recognition. Yari Yari Ntoaso marks this moment and provides an opportunity for these
organizations, as well as individual writers and scholars, to share information and to build
About The Organizers
Founded in 1991 by African-American poet, performing artist, and activist Jayne Cortez and
Ghanaian playwright and scholar Ama Ata Aidoo, the Organization of Women Writers of Africa,
Inc. (OWWA) establishes connections between professional African women writers around the
world. OWWA is a nonprofit literary organization concerned with the development and
advancement of the literature of women writers from Africa and its Diaspora. OWWA is also a
non-governmental organization associated with the United Nations Department of Public
The Institute of African American Affairs (IAAA) at New York University was founded in 1969 to
research, document, and celebrate the cultural and intellectual production of Africa and its
diaspora in the Atlantic world and beyond. IAAA is committed to the study of Blacks in
modernity through concentrations in Pan-Africanism and Black Urban Studies.
Mbaasem (“women’s words, women’s affairs” in Akan) is a foundation created by Ghanaian
author Ama Ata Aidoo to specifically support African women writers and their works through
addressing problems that all Ghanaian and African – but especially women – writers have to
struggle with, including the absence of appreciation of the essential role creative writing and
other arts play in national development, and women writers’ diffidence in showcasing the
results of their creative efforts.
The Fundación Mujeres por África is a private organization. It was founded with the intention
of becoming an exemplary body in Spain and internationally with its commitment to
sustainable economic and social development, human rights, peace, justice and dignity for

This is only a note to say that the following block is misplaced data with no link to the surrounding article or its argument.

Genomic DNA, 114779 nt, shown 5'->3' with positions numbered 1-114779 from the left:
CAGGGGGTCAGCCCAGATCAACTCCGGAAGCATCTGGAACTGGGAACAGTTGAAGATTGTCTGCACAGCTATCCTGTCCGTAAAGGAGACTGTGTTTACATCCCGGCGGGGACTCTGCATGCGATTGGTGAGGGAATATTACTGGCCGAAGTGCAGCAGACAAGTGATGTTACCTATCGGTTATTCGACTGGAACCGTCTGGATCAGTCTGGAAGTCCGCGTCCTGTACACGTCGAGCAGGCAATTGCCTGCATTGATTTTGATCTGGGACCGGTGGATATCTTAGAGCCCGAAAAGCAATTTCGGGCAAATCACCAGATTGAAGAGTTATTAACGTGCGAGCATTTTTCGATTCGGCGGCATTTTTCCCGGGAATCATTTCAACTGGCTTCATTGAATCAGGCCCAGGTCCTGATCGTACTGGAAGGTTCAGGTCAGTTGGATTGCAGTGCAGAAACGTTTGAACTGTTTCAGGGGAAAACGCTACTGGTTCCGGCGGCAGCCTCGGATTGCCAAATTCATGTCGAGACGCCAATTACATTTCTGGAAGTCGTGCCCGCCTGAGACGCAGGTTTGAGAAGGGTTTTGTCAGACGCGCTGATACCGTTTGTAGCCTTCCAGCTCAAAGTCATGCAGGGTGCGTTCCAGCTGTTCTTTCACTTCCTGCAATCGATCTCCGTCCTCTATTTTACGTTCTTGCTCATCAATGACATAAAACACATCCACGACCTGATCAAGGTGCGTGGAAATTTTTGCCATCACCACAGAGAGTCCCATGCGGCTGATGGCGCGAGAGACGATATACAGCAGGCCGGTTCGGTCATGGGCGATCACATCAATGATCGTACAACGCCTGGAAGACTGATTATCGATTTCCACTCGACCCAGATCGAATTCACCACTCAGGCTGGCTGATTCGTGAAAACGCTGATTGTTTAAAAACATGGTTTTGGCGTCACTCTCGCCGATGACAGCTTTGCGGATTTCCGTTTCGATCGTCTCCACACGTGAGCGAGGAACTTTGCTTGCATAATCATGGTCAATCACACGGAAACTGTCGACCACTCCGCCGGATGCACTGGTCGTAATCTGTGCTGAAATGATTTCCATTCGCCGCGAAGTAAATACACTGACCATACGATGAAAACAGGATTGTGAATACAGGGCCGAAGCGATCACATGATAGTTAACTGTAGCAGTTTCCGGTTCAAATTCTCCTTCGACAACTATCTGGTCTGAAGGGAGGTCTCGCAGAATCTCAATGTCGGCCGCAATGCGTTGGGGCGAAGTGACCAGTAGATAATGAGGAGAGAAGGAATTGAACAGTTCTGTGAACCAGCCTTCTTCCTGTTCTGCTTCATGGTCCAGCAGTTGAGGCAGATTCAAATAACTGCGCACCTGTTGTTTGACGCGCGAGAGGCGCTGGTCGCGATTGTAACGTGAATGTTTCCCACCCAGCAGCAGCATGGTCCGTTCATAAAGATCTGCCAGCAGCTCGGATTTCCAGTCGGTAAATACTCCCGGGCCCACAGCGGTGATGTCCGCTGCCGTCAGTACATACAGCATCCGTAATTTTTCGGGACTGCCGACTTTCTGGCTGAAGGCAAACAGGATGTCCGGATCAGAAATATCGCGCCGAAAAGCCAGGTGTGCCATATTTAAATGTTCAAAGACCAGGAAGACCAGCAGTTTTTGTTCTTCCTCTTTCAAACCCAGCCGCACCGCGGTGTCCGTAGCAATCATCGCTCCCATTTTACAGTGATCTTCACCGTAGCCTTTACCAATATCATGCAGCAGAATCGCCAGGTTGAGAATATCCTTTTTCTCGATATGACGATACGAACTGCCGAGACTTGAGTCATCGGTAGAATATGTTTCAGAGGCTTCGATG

people and especially for women and girls in Africa.
Jayne Cortez was the driving force behind the first two Yari Yari conferences. Yari Yari: Black
Women Writers and the Future (1997) and Yari Yari Pamberi: Black Women Writers &
Globalization (2004) were the largest events of their kind, putting hundreds of women writers
and scholars of African descent in dialogue with thousands of people, and resulting in two
In late December 2012, amidst organizing this third conference, Cortez passed away. The
conference organizers are presenting Yari Yari Ntoaso in her honor. Described by The New
York Times as “one of the central figures of the Black Arts Movement,” Cortez often performed
with her band The Firespitters, was identified as a jazz poet, and was honored with the
American Book Award and many other accolades.
Yari Yari Ntoaso Participants as of March 2013
(list in progress):
Bibi Bakare-Yusuf (Nigeria – Publisher)
Akachi Ezeigbo (Nigeria – Children’s author)
Wura-Natasha Ogunji (Nigeria/USA – Performance artist)
Nnedi Okorafor (Nigeria/USA – Young adult novelist)
Tess Onwueme (Nigeria- Playwright)
Lola Shoneyin (Nigeria – Novelist, poet)
Wana Udobang (Nigeria – Journalist, blogger, radio host)
Ama Ata Aidoo (Ghana – Fiction writer, OWWA Co-Founder)
Monica Arac de Nyeko (Uganda/Ghana – Fiction author)